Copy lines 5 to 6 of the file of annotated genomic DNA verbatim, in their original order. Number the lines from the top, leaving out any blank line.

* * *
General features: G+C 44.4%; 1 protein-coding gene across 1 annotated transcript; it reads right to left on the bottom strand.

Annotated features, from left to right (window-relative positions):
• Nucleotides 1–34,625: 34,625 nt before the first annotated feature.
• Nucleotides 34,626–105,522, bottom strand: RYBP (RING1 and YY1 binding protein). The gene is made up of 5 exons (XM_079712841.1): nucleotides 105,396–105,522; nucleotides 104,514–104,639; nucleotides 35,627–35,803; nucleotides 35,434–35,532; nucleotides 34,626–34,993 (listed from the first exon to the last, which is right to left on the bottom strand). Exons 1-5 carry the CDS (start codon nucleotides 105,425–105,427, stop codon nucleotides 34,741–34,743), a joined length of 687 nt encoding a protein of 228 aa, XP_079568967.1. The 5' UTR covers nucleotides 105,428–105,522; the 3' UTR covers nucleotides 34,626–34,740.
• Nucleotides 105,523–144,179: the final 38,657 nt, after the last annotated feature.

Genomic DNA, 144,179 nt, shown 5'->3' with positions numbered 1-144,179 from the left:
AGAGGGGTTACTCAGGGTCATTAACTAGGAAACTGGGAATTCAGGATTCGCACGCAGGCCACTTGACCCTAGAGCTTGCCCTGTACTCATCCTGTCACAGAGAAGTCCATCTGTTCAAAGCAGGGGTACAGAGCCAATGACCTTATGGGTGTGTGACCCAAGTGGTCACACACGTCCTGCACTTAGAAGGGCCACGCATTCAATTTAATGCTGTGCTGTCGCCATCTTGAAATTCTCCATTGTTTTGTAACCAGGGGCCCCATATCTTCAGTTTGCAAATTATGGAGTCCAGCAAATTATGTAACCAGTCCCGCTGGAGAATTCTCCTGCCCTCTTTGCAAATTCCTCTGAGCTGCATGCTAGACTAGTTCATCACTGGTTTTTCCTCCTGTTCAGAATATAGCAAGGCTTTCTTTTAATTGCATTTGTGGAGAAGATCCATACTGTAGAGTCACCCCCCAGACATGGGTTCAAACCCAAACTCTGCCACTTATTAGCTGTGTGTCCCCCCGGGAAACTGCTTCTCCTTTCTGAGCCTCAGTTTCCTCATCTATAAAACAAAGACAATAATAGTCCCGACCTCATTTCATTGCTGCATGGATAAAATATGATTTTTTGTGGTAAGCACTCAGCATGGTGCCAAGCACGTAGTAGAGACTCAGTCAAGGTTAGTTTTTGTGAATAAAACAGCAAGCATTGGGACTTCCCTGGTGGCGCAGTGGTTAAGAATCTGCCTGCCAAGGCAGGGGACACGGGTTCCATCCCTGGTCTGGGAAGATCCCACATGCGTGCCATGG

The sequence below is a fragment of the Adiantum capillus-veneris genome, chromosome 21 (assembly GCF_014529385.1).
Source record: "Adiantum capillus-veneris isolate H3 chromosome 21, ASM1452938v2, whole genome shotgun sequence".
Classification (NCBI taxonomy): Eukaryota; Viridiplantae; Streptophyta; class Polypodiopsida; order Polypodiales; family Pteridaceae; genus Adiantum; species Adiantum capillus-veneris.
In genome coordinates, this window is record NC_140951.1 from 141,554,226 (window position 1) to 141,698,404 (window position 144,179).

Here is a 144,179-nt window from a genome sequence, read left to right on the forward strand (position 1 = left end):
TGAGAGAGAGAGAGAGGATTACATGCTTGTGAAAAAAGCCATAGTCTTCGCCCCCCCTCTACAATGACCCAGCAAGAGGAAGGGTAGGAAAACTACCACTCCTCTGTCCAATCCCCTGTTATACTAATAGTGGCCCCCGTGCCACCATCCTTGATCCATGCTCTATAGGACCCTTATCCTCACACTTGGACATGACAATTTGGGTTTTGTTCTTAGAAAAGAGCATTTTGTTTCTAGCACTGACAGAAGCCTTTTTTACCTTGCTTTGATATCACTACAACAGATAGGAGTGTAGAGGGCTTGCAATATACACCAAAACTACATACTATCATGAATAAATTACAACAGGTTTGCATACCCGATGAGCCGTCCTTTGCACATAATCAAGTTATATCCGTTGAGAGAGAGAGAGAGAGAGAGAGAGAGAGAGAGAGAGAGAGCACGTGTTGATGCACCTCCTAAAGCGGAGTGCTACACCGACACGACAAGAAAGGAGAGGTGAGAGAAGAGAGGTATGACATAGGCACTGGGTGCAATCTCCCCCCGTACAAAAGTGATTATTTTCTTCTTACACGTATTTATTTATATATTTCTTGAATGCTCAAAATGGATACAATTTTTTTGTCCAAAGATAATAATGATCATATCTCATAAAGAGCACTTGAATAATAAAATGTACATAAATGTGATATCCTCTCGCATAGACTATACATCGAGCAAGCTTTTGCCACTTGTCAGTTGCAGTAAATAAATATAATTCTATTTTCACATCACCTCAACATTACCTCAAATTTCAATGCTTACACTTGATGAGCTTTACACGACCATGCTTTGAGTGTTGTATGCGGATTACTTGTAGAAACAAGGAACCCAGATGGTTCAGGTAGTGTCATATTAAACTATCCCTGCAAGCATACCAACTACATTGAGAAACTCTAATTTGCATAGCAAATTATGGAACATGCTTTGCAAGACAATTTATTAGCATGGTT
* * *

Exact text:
• Nucleotides 105,523–144,179: the final 38,657 nt, after the last annotated feature.

Genomic DNA, 144,179 nt, shown 5'->3' with positions numbered 1-144,179 from the left: